Hot Fudge Sauce

Hot Fudge Sauce

This hot fudge sauce recipe was one of the first things I learned how to make in my early days as a pastry cook (thank you, Judy Contino), and I’m still fascinated by the alchemy of the process. Chocolate, sugar, syrup, and cream are simmered until the oils separate from the solids. At first it looks like chocolate gone wrong, but then I add butter and a generous helping of vanilla and whisk the whole thing thoroughly. The hot fudge magically comes together. Because the chocolate and cream need to cook for a while, use a sturdy pot to avoid scorching the bottom. Once made, the hot fudge lasts for weeks and weeks in the refrigerator.–Mindy Segal and Kate Leahy

LC Why You Should Make This Hot Fudge Recipe Note

Two words. Homemade Milanos.

Hot Fudge Sauce

  • Quick Glance
  • Quick Glance
  • 50 M
  • 50 M
  • Makes a generous 4 cups
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In a 6-quart or larger heavy pot over medium-high heat, combine the cream, sugar, and syrup until dissolved, approximately 3 minutes. Add the chocolate and salt and bring to a boil. Lower to a gentle simmer so that the bubbles percolate in the center of the pot. Cook, stirring periodically to avoid scorching the bottom, until the mixture breaks and the oils separate from the solids, 40 to 45 minutes.

Whisk in the butter and vanilla thoroughly (you can also use an immersion blender to do this if you want it extra smooth) and let cool. The hot fudge sauce keeps in the refrigerator for up to 6 months.

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Recipe Testers Reviews

This hot fudge is easy to make and spreads easily. Use this in the homemade MIlanos recipe, and the end result is a cookie that tastes better-quality than store-bought Milanos. The cookies are buttery and the chocolate is fudgy. I made the second batch of cookies with a thicker layer of fudge and prefer that.


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  1. I have only one question in regards to this recipe………how is it possible that someone discovered this would last for “weeks and weeks”? I don’t think mine will make it to the end of the day!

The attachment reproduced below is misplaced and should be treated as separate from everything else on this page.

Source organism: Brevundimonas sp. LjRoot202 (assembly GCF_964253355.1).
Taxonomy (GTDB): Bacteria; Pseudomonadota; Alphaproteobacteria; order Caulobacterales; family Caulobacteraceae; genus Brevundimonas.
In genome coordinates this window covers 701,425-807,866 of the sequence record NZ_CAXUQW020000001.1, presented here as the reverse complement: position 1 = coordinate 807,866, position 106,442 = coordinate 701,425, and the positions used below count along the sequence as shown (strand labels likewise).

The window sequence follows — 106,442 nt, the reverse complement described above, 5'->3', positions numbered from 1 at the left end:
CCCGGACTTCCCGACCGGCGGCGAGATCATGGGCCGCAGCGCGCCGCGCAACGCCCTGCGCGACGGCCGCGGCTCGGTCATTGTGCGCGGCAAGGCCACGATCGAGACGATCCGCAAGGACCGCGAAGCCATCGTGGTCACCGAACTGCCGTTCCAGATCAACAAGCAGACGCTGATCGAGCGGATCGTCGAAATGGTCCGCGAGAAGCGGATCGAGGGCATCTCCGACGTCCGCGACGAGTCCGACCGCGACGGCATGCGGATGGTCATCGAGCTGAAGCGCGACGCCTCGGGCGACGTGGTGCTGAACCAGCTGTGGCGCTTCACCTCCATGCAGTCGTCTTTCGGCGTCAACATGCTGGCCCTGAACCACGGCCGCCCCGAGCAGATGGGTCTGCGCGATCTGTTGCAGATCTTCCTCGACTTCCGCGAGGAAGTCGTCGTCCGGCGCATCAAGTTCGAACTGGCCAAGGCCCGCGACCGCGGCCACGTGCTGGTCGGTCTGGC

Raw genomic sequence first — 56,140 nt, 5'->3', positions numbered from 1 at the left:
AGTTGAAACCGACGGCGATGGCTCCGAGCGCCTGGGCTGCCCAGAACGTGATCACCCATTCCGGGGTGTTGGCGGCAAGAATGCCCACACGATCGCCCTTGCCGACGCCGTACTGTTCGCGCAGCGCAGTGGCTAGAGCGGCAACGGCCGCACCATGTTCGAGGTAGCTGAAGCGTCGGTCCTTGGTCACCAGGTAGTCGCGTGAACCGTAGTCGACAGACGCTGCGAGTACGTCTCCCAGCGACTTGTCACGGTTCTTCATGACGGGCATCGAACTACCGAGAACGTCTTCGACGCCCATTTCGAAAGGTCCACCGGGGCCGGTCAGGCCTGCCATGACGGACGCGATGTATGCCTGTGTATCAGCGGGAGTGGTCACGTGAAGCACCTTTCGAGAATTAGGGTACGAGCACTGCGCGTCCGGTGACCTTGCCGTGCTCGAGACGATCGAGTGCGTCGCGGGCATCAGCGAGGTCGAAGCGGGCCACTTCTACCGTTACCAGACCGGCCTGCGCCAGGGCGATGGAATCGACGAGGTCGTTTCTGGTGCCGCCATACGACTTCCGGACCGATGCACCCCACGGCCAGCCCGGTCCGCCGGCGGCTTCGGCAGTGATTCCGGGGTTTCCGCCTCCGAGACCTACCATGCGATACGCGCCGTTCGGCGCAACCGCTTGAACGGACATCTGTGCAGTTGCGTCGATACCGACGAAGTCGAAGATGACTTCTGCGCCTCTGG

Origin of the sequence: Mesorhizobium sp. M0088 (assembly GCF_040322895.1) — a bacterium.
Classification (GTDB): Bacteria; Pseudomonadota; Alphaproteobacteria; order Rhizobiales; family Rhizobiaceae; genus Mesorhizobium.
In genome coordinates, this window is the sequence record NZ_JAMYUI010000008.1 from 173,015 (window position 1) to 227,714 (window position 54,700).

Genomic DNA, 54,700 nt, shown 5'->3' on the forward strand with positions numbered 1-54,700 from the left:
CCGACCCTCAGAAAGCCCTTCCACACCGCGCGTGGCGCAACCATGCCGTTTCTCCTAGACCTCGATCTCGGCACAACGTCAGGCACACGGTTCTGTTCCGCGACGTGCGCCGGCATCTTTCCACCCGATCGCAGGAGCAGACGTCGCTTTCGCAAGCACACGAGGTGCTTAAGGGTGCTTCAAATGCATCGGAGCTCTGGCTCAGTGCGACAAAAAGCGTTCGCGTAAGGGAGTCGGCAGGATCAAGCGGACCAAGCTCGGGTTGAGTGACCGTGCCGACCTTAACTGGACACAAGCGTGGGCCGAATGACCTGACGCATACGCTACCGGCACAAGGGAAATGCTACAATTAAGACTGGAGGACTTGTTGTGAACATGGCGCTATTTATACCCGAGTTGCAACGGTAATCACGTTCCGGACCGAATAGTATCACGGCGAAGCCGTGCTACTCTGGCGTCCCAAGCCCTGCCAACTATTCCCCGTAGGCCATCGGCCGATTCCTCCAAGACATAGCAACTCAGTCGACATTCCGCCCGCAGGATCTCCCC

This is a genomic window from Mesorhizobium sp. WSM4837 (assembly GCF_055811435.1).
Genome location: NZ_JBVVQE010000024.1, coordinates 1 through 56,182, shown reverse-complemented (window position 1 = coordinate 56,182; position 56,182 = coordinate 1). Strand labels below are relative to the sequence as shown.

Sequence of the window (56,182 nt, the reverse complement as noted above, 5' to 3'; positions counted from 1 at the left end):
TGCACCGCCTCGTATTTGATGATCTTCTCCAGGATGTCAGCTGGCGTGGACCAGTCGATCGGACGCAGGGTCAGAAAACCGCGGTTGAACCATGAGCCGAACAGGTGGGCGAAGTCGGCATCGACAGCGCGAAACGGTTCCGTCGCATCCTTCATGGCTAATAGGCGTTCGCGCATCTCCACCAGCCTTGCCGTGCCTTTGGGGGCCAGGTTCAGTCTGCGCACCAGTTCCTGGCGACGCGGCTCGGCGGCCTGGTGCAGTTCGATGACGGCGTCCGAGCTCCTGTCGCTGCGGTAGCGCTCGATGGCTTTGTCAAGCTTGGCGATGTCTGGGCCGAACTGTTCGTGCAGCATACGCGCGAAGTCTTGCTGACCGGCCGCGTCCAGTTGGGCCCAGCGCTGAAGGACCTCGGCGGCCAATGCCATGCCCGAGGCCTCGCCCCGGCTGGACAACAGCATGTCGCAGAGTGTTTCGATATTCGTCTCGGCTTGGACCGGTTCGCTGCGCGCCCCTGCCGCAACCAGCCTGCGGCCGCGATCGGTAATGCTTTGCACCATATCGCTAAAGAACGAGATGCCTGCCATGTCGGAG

2. Help, I followed the recipe accordingly and it is watery and grainy. Is there anything I can do to save it?

    1. Hi Jill, sorry that your fudge sauce isn’t very fudgey. Couple of questions. What kind of chocolate did you use? And did you use golden syrup or corn syrup?

      1. I used unsweetened chocolate that I normally use when I am baking and light corn syrup. It eventually thickened up once refrigerated but it remained grainy. It still tasted good, even though it does not look like velvet chocolate. Is there anything to get rid of the graininess?

  3. Hey David,

    Just checking to see if this is a typo …. The fudge recipe reads… cook the fudge, stirring periodically to avoid scorching the bottom, until the mixture breaks and the oils separate from the solids, 40 to 45 minutes. .. Is 40-45 minutes correct or is it 4-5- minutes?


    1. Hey wlsherry, I know you addressed your query to David, but I wanted to get back to you right away. It is actually 40 to 45 minutes, which I know is surprising, but several of us made this recipe for the Homemade Milanos recipe and the timing worked just dandy in our kitchens.

      1. Hey Renee- Thanks for getting back to me with the fudge cooking time. I plan to make the sauce tomorrow and add it to a batch of homemade espresso ice cream…can’t wait to taste it. Yum!!

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